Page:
Gary Crowton extends his right hand to display the damage. The wrist had to be stabilized with a plate and 11 screws after two players careened into him as he coached at an LSU practice several years ago. He also suffered a concussion and lost a few teeth. "Didn't miss a practice," he says.
At 54, Maryland's new offensive coordinator carries multiple reminders — physical and emotional — of being a football lifer.
He won a national championship as LSU's offensive coordinator, popularized a version of the wide-receiver screen as coordinator of the Chicago Bears, and was instrumental in bringing longtime friend Chip Kelly to Oregon, last season's national title runner-up. But he also endured Internet taunts from LSU fans who thought the team's offense was boring, and weathered having to step down as coach of a BYU program he had followed as a boy growing up in Provo, Utah.
After more than 35 years of playing and coaching, it's evident that Crowton is a survivor.
Less clear is where all his varied experiences and travels have left him philosophically. In a year of turnover unlike any in Maryland's program in a decade, Terps fans are looking for clues about the team's veiled-in-secrecy offense. They are eager to learn what offensive principles Crowton still holds dear.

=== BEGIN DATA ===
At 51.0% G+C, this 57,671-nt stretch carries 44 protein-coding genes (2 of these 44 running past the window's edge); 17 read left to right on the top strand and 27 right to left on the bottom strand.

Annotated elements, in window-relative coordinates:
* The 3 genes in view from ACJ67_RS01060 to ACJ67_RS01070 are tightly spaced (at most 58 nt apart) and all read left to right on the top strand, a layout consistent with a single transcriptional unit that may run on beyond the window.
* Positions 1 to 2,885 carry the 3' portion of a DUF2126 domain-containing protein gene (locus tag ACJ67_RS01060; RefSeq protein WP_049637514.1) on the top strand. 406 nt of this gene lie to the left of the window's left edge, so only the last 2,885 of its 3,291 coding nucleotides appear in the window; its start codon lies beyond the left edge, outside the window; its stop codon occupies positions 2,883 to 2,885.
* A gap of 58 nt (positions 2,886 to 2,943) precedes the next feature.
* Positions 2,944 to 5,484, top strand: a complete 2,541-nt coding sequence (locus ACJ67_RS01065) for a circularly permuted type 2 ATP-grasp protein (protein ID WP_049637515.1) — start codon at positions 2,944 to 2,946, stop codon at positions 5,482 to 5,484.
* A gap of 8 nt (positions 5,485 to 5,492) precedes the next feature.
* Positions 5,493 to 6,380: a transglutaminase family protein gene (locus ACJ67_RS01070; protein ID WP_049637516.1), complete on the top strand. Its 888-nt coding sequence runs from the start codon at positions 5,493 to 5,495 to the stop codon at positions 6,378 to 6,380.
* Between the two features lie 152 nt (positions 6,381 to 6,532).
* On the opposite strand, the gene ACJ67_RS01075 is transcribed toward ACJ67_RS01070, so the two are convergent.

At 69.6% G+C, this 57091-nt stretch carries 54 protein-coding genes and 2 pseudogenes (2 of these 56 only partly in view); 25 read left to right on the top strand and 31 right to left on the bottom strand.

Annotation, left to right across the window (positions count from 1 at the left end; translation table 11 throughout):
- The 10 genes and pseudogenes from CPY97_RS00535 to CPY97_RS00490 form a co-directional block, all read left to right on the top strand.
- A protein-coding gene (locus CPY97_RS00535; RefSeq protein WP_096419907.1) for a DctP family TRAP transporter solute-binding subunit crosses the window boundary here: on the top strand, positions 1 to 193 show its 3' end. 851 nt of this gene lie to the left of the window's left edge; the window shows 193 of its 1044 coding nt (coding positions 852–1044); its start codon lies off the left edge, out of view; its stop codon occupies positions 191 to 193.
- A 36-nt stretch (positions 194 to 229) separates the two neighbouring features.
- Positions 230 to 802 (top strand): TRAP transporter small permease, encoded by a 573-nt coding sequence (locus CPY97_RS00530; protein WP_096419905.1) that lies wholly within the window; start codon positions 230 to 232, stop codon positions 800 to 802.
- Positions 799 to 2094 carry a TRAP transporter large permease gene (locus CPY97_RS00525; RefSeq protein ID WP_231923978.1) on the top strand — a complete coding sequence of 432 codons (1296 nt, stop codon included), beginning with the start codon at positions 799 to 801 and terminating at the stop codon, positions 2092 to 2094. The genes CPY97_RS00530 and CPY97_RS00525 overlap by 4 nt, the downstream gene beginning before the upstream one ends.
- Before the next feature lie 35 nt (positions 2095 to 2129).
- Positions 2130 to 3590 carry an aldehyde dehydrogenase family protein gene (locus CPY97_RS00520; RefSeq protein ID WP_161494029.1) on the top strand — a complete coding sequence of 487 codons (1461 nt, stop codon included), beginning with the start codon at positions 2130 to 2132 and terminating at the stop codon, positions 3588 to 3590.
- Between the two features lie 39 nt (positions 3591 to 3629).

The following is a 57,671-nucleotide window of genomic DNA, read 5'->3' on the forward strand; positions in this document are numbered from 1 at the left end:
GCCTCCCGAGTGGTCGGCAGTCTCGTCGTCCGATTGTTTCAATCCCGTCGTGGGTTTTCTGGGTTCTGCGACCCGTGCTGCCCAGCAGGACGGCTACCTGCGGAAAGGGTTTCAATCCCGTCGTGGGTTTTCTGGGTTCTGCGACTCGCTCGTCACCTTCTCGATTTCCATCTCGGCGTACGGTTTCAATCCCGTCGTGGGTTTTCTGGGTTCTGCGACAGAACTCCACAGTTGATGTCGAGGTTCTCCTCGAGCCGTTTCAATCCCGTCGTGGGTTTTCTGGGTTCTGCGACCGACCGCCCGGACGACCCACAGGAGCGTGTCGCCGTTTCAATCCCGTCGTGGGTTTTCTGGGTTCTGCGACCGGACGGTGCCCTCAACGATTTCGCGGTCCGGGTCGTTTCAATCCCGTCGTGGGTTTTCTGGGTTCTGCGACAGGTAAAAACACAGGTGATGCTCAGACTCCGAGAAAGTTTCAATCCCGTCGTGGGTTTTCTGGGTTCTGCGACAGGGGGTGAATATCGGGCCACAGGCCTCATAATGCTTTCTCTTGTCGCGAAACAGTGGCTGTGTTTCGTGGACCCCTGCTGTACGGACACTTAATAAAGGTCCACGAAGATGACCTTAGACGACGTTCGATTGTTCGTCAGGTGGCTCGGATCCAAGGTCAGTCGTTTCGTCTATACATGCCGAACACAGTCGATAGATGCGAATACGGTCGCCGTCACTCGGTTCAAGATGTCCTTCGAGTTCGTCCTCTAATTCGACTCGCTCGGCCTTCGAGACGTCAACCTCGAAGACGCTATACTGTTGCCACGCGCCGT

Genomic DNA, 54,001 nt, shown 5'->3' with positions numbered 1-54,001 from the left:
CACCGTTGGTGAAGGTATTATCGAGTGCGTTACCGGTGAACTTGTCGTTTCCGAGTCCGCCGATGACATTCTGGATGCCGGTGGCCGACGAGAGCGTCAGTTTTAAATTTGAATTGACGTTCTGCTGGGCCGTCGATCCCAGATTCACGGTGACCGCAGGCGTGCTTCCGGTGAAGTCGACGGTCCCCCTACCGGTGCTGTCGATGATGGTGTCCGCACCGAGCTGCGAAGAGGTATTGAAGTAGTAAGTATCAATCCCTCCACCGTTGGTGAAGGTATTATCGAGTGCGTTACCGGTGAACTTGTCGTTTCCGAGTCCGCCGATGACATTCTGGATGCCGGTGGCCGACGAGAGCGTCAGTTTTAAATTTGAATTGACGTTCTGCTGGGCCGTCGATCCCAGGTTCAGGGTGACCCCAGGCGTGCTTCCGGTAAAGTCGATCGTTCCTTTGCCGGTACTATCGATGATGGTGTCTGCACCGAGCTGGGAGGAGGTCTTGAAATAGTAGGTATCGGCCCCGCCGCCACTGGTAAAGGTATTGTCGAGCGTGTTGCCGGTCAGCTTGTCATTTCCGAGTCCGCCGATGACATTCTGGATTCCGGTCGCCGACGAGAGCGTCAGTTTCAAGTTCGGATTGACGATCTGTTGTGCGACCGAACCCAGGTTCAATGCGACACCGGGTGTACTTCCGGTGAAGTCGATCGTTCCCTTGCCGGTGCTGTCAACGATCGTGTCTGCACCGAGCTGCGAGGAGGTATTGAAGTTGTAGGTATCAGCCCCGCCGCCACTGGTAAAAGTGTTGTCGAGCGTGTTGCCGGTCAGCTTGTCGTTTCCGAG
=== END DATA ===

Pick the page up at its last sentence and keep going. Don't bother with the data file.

The answer is not what fans might think by looking at recent history.
In his last two years at LSU, Crowton's Tigers averaged 24.8 and 29.7 points, respectively, and their passing offense ranked 97th and 107th in the nation. LSU fans flocked to message boards to say that the offense had regressed, that the team was too conservative, and that it was not making enough use of its blue-chip receivers. LSU had averaged 38.6 points under Crowton and head coach Les Miles in the national championship season of 2007.
The criticism irritated Crowton's friends in the coaching world who believe he was made a scapegoat.
"Gary was there when they won a national championship," said Brown coach Phil Estes, who — like Crowton — is a former New Hampshire assistant. "He didn't become a bad coach overnight. He's very loyal. He probably ate a lot of stuff at LSU that he probably didn't have to."
In a 50-minute interview, Crowton said bluntly that "No, it wasn't my offense" at LSU and that it would be unfair to make assessments based soley on those four years.